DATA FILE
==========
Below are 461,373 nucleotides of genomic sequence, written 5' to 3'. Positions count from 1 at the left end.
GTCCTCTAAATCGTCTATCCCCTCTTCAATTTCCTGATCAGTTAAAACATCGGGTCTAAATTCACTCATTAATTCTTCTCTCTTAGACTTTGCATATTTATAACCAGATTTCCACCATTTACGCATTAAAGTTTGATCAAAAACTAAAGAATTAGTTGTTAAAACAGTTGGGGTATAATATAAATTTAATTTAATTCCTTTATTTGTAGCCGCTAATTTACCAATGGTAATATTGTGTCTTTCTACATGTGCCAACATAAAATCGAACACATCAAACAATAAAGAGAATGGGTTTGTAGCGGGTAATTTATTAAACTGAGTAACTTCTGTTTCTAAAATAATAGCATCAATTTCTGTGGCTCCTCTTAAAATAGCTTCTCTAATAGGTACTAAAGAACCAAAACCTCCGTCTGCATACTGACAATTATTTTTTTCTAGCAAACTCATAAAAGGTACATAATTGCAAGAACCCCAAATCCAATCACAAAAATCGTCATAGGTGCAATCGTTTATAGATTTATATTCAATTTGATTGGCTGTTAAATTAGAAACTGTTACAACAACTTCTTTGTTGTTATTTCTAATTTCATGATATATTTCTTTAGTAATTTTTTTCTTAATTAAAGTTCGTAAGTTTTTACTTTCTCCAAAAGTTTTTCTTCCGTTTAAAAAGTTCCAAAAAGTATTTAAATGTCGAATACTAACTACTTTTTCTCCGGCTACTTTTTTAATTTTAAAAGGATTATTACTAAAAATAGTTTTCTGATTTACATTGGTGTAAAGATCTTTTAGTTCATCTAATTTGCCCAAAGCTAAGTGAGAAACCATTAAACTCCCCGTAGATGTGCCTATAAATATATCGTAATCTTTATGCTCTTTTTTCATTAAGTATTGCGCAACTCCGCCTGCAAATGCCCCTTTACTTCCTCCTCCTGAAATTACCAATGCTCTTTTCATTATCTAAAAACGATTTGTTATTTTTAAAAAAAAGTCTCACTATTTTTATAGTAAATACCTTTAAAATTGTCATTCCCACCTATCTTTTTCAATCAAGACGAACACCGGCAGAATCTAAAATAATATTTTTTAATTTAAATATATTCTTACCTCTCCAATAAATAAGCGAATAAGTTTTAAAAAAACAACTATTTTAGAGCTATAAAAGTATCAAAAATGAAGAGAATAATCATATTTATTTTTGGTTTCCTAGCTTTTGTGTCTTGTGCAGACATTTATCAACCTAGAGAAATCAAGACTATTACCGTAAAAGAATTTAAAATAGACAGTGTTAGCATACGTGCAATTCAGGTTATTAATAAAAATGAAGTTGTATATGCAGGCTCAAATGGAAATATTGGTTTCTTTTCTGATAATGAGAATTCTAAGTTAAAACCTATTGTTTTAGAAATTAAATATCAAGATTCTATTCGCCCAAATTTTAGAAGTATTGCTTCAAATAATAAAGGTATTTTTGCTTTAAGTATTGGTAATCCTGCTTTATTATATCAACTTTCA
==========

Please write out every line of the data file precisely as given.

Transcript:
Below are 461,373 nucleotides of genomic sequence, written 5' to 3'. Positions count from 1 at the left end.
GTCCTCTAAATCGTCTATCCCCTCTTCAATTTCCTGATCAGTTAAAACATCGGGTCTAAATTCACTCATTAATTCTTCTCTCTTAGACTTTGCATATTTATAACCAGATTTCCACCATTTACGCATTAAAGTTTGATCAAAAACTAAAGAATTAGTTGTTAAAACAGTTGGGGTATAATATAAATTTAATTTAATTCCTTTATTTGTAGCCGCTAATTTACCAATGGTAATATTGTGTCTTTCTACATGTGCCAACATAAAATCGAACACATCAAACAATAAAGAGAATGGGTTTGTAGCGGGTAATTTATTAAACTGAGTAACTTCTGTTTCTAAAATAATAGCATCAATTTCTGTGGCTCCTCTTAAAATAGCTTCTCTAATAGGTACTAAAGAACCAAAACCTCCGTCTGCATACTGACAATTATTTTTTTCTAGCAAACTCATAAAAGGTACATAATTGCAAGAACCCCAAATCCAATCACAAAAATCGTCATAGGTGCAATCGTTTATAGATTTATATTCAATTTGATTGGCTGTTAAATTAGAAACTGTTACAACAACTTCTTTGTTGTTATTTCTAATTTCATGATATATTTCTTTAGTAATTTTTTTCTTAATTAAAGTTCGTAAGTTTTTACTTTCTCCAAAAGTTTTTCTTCCGTTTAAAAAGTTCCAAAAAGTATTTAAATGTCGAATACTAACTACTTTTTCTCCGGCTACTTTTTTAATTTTAAAAGGATTATTACTAAAAATAGTTTTCTGATTTACATTGGTGTAAAGATCTTTTAGTTCATCTAATTTGCCCAAAGCTAAGTGAGAAACCATTAAACTCCCCGTAGATGTGCCTATAAATATATCGTAATCTTTATGCTCTTTTTTCATTAAGTATTGCGCAACTCCGCCTGCAAATGCCCCTTTACTTCCTCCTCCTGAAATTACCAATGCTCTTTTCATTATCTAAAAACGATTTGTTATTTTTAAAAAAAAGTCTCACTATTTTTATAGTAAATACCTTTAAAATTGTCATTCCCACCTATCTTTTTCAATCAAGACGAACACCGGCAGAATCTAAAATAATATTTTTTAATTTAAATATATTCTTACCTCTCCAATAAATAAGCGAATAAGTTTTAAAAAAACAACTATTTTAGAGCTATAAAAGTATCAAAAATGAAGAGAATAATCATATTTATTTTTGGTTTCCTAGCTTTTGTGTCTTGTGCAGACATTTATCAACCTAGAGAAATCAAGACTATTACCGTAAAAGAATTTAAAATAGACAGTGTTAGCATACGTGCAATTCAGGTTATTAATAAAAATGAAGTTGTATATGCAGGCTCAAATGGAAATATTGGTTTCTTTTCTGATAATGAGAATTCTAAGTTAAAACCTATTGTTTTAGAAATTAAATATCAAGATTCTATTCGCCCAAATTTTAGAAGTATTGCTTCAAATAATAAAGGTATTTTTGCTTTAAGTATTGGTAATCCTGCTTTATTATATCAACTTTCA